SIP, SIP, Hooray!

SIP, SIP, Hooray!

We have been looking at the fallacies of comparing new homes on the basis of “cost per square foot” because it’s nearly impossible to get an apples-to-apples comparison. Here we look at another apples-to-oranges comparison – building your home using structurally insulated panels as compared with traditional stick-frame construction.

Structural Insulated Panels (SIP) are most often made from two “skins” of oriented strand board (OSB) sandwiching a thick slab of insulating foam. SIPs can be various sizes, from smaller panels that can be set in place by two people, to larger panels set in place with a crane. SIPs are used for roofs and exterior walls to create highly energy-efficient homes that are also stronger and safer than most traditionally built homes.

There are minimal design limitations with SIPs and most existing home designs can be adapted for SIP construction. SIP roof systems create natural design opportunities, such as cathedral and sloped ceilings.

For Example: Design Basics’ Kendrick plan (#8532SUL), adapted for Insulspan® brand SIPs, offers dramatic amenities not found on the conventionally framed Kendrick plan including sloped ceilings for much of the main floor plus a 262 sq. ft. loft overlooking main floor entertaining.

#8532 Kendrick
Kendrick - #8532SUL ML
Kendrick - #8532SUL UL

Energy Efficient. One of the primary ways homes lose energy are air leaks (how “tight” a home is). On a cold winter day, you pay a lot of money to heat the air in your home, only to have most of that “conditioned air” leak out within an hour! Since the air pressure inside your home has to equal the air pressure outside, the warmed air that leaked out gets replaced by cold outside air that leaks in. By their very nature, the panels used in SIP construction create a very tight home with minimal air leakage.

Insulation is designed to minimize the other primary reason for energy loss, conduction, heat transfer through walls, windows, the roof, etc. Fiberglass is the most common insulation material used in homes and can work well, but some wall cavities are challenging to fill completely, particularly around plumbing and electrical. Many traditional insulation products also tend to settle, leaving a gap at the top. Such challenges potentially leave voids that show up in your home as “cold spots.” Also, with conventional framing, the wood studs, typically spaced 16 inches apart, are quite poor insulators. Exterior wall and roof insulation’s effectiveness is measured by R-value. SIP manufacturer Energy Panel Structures reports that a conventional 2x6 framed wall filled with R-19 insulation actually delivers an R-value of 13.7, 80% poorer than a comparable SIP wall, which achieves R-24.7.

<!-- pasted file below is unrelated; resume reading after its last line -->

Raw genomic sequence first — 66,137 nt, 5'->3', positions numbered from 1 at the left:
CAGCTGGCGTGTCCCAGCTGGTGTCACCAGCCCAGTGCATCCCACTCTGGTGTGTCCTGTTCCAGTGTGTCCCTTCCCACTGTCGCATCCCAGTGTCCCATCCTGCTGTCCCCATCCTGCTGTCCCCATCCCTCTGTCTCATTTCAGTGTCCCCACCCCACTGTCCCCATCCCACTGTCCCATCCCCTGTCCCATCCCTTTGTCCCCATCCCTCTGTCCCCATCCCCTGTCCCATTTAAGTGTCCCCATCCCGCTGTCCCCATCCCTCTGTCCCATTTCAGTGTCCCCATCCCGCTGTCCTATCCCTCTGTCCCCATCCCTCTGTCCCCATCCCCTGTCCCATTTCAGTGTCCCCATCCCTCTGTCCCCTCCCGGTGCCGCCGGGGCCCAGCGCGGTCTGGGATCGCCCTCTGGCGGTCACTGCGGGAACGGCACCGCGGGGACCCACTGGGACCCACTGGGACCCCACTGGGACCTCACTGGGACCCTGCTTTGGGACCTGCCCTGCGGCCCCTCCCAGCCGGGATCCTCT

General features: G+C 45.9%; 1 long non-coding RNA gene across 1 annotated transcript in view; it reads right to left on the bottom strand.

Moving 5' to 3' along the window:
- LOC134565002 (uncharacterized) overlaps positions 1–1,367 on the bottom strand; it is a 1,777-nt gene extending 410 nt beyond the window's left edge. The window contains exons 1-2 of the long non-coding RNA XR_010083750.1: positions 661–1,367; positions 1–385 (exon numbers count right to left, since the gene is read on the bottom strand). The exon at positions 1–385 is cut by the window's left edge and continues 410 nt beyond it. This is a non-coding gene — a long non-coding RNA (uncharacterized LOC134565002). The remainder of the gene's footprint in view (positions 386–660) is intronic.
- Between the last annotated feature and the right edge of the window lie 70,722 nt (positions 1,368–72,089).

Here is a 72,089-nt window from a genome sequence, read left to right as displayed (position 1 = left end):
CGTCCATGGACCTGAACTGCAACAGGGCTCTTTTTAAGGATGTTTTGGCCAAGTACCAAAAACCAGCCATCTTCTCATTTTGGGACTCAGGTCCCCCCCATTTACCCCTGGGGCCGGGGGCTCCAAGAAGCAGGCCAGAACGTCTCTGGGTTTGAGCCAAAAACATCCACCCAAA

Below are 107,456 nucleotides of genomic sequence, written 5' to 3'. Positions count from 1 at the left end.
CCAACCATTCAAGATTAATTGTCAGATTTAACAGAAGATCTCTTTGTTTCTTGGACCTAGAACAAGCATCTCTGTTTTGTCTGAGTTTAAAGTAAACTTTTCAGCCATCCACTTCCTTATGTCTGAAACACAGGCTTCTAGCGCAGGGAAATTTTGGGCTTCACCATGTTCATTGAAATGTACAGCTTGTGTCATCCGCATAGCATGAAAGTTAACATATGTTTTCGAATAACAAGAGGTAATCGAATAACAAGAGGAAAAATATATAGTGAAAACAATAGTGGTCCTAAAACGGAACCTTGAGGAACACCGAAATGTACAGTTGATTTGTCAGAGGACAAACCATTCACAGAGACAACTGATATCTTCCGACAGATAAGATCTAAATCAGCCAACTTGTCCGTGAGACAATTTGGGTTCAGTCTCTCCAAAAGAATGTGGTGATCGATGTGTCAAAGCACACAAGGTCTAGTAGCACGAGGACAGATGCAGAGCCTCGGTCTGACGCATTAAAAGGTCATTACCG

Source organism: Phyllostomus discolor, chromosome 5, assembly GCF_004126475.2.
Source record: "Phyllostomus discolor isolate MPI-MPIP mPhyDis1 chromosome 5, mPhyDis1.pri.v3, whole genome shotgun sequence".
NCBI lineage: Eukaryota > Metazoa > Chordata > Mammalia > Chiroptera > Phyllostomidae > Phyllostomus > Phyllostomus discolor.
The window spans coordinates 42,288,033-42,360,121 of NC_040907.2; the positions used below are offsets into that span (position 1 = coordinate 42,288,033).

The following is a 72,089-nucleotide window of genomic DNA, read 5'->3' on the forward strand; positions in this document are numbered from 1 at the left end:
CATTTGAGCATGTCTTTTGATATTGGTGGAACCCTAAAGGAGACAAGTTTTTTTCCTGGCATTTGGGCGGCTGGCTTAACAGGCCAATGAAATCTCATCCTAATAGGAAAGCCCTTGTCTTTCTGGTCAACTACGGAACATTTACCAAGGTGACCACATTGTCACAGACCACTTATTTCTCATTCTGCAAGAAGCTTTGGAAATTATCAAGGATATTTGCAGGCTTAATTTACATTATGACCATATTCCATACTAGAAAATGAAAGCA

Green. Since SIP constructed homes use considerably less energy than traditional construction, SIP homes are inherently environmentally responsible. And because SIP panels are precision cut and delivered to the jobsite, there is considerably less jobsite waste from building your home that ends up in a landfill.

Stronger/Safer. SIP constructed exterior walls and roof panels are fully covered in OSB – on both sides. This makes for an extremely strong wall and roof system, better able to withstand high winds and flying debris. SIP manufacturer Enercept claims that SIP constructed homes are 2-1/2 times stronger than conventional, stick-framed buildings.

The home at right (Greensboro - #2326) was built using Insulspan SIP construction.

Greensboro - #2326
Cost. A SIP constructed exterior wall and roof package will probably cost more than conventional construction for the same home. How much more depends on many factors, including the complexity of the home’s overall design. Partially offsetting the higher initial cost of SIPs are reduced costs for site labor, waste disposal, and a smaller, less expensive HVAC system. There also may be tax credits offered to both the home builder and the homeowner for building with SIPs. Then there’s the ongoing utility savings and you may enjoy lower homeowner insurance premiums. Finally, there is the added resale value of a super energy-efficient home.

What does building your new home with SIPs say about you? That you care about a quieter, healthier home for your family. That building a stronger, more comfortable home were high priorities. That doing your part to protect our environment and being kind to Mother Nature matter. That you wouldn’t settle for less than building an energy-saving home with lower utility bills.

View dozens of homes designed for SIP construction on our website. Design Basics can also adapt our other, stick frame home plans for building with SIPs.

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